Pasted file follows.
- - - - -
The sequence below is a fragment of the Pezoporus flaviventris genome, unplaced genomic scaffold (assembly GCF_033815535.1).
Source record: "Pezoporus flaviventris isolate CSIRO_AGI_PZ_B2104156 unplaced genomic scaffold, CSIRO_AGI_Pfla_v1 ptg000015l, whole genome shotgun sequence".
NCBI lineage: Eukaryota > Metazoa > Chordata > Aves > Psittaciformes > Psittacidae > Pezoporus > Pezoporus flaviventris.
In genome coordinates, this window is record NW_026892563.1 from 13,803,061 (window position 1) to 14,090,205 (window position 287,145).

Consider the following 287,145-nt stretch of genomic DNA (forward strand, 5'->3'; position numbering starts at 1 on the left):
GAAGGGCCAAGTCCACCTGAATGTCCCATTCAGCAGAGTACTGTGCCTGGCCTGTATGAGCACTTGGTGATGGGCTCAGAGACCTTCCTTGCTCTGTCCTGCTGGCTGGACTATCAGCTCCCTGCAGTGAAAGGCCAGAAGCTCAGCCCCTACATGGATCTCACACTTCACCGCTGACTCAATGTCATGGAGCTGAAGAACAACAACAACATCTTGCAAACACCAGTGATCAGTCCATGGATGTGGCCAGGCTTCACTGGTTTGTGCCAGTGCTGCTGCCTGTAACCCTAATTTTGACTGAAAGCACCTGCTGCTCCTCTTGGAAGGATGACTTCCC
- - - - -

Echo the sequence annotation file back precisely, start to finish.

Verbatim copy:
The sequence below is a fragment of the Pezoporus flaviventris genome, unplaced genomic scaffold (assembly GCF_033815535.1).
Source record: "Pezoporus flaviventris isolate CSIRO_AGI_PZ_B2104156 unplaced genomic scaffold, CSIRO_AGI_Pfla_v1 ptg000015l, whole genome shotgun sequence".
NCBI lineage: Eukaryota > Metazoa > Chordata > Aves > Psittaciformes > Psittacidae > Pezoporus > Pezoporus flaviventris.
In genome coordinates, this window is record NW_026892563.1 from 13,803,061 (window position 1) to 14,090,205 (window position 287,145).

Consider the following 287,145-nt stretch of genomic DNA (forward strand, 5'->3'; position numbering starts at 1 on the left):
GAAGGGCCAAGTCCACCTGAATGTCCCATTCAGCAGAGTACTGTGCCTGGCCTGTATGAGCACTTGGTGATGGGCTCAGAGACCTTCCTTGCTCTGTCCTGCTGGCTGGACTATCAGCTCCCTGCAGTGAAAGGCCAGAAGCTCAGCCCCTACATGGATCTCACACTTCACCGCTGACTCAATGTCATGGAGCTGAAGAACAACAACAACATCTTGCAAACACCAGTGATCAGTCCATGGATGTGGCCAGGCTTCACTGGTTTGTGCCAGTGCTGCTGCCTGTAACCCTAATTTTGACTGAAAGCACCTGCTGCTCCTCTTGGAAGGATGACTTCCC